In Tuesday’s D.C. election, 244,770 voters cast ballots for everything from president to school board. Unlike most of the contests, though, the race for the At-Large seats on the D.C. Council allowed voters to choose two candidates, instead of the usual one. Many of them didn’t.
On Tuesday, there were 328,659 votes cast for the At-Large seats, but there were also 160,655 ballots that came in as “under-votes” — when a voter either chose fewer options than he could or when his vote wasn’t read properly. In 2008, the same thing happened — 361,442 votes were cast for the At-Large race, but there were also 168,469 under-votes. Four years before that was no exception; there were 303,047 votes cast and 151,363 under-votes in the At-Large race.
Does this mean that half of the city’s voters aren’t using both of their votes? Not necessarily — if one voter chose no candidates in the At-Large race, for example, it would come up as two under-votes. Still, the numbers are evidence that many voters aren’t voting to their full potential. In many precincts the under-votes were half the number of votes cast in the At-Large race, while in some, such as Precinct 103 in Ward 7, the numbers were much higher — 2,679 votes were cast for At-Large candidates, and there were 1,949 under-votes.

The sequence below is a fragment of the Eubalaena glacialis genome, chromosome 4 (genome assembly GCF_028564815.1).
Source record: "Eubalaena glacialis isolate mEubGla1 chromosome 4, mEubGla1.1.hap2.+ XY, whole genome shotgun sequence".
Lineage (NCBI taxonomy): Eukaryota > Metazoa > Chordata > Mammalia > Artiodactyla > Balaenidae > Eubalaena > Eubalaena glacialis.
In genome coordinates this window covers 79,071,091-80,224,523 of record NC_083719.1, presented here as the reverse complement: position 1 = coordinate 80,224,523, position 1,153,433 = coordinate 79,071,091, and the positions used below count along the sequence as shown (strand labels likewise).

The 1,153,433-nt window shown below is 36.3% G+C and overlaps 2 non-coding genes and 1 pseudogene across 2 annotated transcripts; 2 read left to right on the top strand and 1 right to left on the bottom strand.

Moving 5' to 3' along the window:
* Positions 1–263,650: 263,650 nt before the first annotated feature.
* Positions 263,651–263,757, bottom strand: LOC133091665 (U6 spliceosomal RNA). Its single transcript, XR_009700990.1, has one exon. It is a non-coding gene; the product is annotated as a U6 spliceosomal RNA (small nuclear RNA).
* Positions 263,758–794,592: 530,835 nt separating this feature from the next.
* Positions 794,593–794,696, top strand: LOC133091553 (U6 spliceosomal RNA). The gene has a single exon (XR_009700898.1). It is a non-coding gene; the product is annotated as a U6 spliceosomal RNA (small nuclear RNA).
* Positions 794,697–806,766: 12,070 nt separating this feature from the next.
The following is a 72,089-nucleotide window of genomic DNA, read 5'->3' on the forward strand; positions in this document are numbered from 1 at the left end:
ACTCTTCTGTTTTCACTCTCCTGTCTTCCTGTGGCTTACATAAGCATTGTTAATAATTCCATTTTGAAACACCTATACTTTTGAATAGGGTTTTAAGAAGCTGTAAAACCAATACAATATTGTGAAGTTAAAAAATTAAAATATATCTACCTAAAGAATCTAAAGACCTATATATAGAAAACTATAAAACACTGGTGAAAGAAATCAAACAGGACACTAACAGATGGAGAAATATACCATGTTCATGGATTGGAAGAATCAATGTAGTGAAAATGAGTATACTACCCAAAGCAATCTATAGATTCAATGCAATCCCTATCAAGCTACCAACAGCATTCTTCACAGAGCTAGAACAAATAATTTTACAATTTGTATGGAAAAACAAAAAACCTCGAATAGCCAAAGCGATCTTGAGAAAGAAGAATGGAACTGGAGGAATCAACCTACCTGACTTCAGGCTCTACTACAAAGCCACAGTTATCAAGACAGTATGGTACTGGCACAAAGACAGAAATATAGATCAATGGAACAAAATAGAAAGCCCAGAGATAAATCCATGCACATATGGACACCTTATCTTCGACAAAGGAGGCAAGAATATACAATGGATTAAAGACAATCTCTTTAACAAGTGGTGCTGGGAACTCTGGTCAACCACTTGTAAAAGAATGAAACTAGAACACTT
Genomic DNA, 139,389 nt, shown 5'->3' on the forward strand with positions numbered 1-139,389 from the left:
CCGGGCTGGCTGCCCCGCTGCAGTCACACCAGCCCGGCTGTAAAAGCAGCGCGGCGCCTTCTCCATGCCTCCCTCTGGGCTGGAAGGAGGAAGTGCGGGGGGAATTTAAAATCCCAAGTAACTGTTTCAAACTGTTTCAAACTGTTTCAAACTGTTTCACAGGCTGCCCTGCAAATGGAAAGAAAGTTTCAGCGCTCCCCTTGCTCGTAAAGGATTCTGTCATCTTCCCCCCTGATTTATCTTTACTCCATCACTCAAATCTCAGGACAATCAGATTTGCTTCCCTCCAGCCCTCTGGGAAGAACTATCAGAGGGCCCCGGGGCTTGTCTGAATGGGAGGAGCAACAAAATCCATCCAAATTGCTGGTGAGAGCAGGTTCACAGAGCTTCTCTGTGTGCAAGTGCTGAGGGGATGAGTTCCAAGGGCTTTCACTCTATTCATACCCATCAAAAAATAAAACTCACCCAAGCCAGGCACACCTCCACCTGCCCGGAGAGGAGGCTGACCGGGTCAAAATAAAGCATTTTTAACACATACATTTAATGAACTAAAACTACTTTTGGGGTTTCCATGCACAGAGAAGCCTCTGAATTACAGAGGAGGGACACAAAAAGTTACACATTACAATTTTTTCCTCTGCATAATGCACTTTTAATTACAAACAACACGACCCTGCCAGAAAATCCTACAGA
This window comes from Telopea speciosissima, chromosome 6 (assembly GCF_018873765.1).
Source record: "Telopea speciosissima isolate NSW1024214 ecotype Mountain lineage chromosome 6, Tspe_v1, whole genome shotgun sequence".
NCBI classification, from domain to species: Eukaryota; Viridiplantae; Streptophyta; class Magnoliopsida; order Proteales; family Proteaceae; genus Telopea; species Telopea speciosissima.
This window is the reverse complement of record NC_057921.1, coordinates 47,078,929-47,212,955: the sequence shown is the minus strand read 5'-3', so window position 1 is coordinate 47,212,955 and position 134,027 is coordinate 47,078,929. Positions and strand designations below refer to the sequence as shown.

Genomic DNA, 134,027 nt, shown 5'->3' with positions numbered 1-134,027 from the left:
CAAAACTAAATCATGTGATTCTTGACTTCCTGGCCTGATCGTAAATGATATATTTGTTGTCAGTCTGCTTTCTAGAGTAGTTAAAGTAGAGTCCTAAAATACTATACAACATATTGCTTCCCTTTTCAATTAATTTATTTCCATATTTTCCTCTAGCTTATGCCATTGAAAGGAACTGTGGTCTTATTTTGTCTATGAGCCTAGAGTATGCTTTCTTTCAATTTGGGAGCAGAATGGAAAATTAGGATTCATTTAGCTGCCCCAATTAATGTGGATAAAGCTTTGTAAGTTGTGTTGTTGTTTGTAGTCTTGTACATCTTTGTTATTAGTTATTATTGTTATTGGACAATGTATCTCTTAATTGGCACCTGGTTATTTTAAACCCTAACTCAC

[Continue reading Martin Austermuhle’s post at DCist.com.]